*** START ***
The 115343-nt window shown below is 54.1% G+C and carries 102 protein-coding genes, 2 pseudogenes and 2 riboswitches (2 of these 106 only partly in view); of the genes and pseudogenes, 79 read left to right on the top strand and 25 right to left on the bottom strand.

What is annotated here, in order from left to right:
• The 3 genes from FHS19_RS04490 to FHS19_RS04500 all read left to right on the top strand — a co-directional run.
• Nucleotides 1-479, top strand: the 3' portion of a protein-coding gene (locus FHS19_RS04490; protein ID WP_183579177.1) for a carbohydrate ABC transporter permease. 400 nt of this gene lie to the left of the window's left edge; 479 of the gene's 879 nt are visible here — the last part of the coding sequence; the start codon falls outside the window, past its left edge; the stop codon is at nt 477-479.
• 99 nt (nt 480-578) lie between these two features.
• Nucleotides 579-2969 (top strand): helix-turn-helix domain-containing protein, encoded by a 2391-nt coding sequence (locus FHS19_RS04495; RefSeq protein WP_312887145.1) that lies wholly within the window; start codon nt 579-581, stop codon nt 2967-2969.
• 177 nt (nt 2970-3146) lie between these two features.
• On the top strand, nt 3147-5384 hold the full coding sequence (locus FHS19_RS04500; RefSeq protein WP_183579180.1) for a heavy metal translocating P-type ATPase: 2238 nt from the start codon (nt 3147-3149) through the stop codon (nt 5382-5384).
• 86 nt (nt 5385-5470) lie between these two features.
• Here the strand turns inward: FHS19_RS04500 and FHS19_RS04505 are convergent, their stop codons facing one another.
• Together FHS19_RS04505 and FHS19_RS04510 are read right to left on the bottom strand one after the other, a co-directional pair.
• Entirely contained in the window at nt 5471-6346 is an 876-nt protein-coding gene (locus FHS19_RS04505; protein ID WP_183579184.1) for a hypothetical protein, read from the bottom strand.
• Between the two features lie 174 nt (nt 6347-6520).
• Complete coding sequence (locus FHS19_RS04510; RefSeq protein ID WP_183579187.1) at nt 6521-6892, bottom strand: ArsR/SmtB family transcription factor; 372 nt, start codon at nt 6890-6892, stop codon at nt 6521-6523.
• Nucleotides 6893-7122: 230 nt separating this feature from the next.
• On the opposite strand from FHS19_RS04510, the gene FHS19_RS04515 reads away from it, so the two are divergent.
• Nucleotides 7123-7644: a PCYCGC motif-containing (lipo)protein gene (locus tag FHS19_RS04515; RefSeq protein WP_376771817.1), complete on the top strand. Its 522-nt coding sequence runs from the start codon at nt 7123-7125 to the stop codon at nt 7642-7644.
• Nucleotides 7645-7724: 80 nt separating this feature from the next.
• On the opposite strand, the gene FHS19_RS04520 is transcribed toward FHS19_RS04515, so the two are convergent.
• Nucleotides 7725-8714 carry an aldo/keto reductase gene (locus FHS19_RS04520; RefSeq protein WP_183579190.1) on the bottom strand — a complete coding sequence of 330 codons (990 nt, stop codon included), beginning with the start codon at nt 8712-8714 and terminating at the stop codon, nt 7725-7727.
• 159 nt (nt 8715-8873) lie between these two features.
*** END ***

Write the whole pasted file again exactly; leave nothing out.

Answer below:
The 115343-nt window shown below is 54.1% G+C and carries 102 protein-coding genes, 2 pseudogenes and 2 riboswitches (2 of these 106 only partly in view); of the genes and pseudogenes, 79 read left to right on the top strand and 25 right to left on the bottom strand.

What is annotated here, in order from left to right:
• The 3 genes from FHS19_RS04490 to FHS19_RS04500 all read left to right on the top strand — a co-directional run.
• Nucleotides 1-479, top strand: the 3' portion of a protein-coding gene (locus FHS19_RS04490; protein ID WP_183579177.1) for a carbohydrate ABC transporter permease. 400 nt of this gene lie to the left of the window's left edge; 479 of the gene's 879 nt are visible here — the last part of the coding sequence; the start codon falls outside the window, past its left edge; the stop codon is at nt 477-479.
• 99 nt (nt 480-578) lie between these two features.
• Nucleotides 579-2969 (top strand): helix-turn-helix domain-containing protein, encoded by a 2391-nt coding sequence (locus FHS19_RS04495; RefSeq protein WP_312887145.1) that lies wholly within the window; start codon nt 579-581, stop codon nt 2967-2969.
• 177 nt (nt 2970-3146) lie between these two features.
• On the top strand, nt 3147-5384 hold the full coding sequence (locus FHS19_RS04500; RefSeq protein WP_183579180.1) for a heavy metal translocating P-type ATPase: 2238 nt from the start codon (nt 3147-3149) through the stop codon (nt 5382-5384).
• 86 nt (nt 5385-5470) lie between these two features.
• Here the strand turns inward: FHS19_RS04500 and FHS19_RS04505 are convergent, their stop codons facing one another.
• Together FHS19_RS04505 and FHS19_RS04510 are read right to left on the bottom strand one after the other, a co-directional pair.
• Entirely contained in the window at nt 5471-6346 is an 876-nt protein-coding gene (locus FHS19_RS04505; protein ID WP_183579184.1) for a hypothetical protein, read from the bottom strand.
• Between the two features lie 174 nt (nt 6347-6520).
• Complete coding sequence (locus FHS19_RS04510; RefSeq protein ID WP_183579187.1) at nt 6521-6892, bottom strand: ArsR/SmtB family transcription factor; 372 nt, start codon at nt 6890-6892, stop codon at nt 6521-6523.
• Nucleotides 6893-7122: 230 nt separating this feature from the next.
• On the opposite strand from FHS19_RS04510, the gene FHS19_RS04515 reads away from it, so the two are divergent.
• Nucleotides 7123-7644: a PCYCGC motif-containing (lipo)protein gene (locus tag FHS19_RS04515; RefSeq protein WP_376771817.1), complete on the top strand. Its 522-nt coding sequence runs from the start codon at nt 7123-7125 to the stop codon at nt 7642-7644.
• Nucleotides 7645-7724: 80 nt separating this feature from the next.
• On the opposite strand, the gene FHS19_RS04520 is transcribed toward FHS19_RS04515, so the two are convergent.
• Nucleotides 7725-8714 carry an aldo/keto reductase gene (locus FHS19_RS04520; RefSeq protein WP_183579190.1) on the bottom strand — a complete coding sequence of 330 codons (990 nt, stop codon included), beginning with the start codon at nt 8712-8714 and terminating at the stop codon, nt 7725-7727.
• 159 nt (nt 8715-8873) lie between these two features.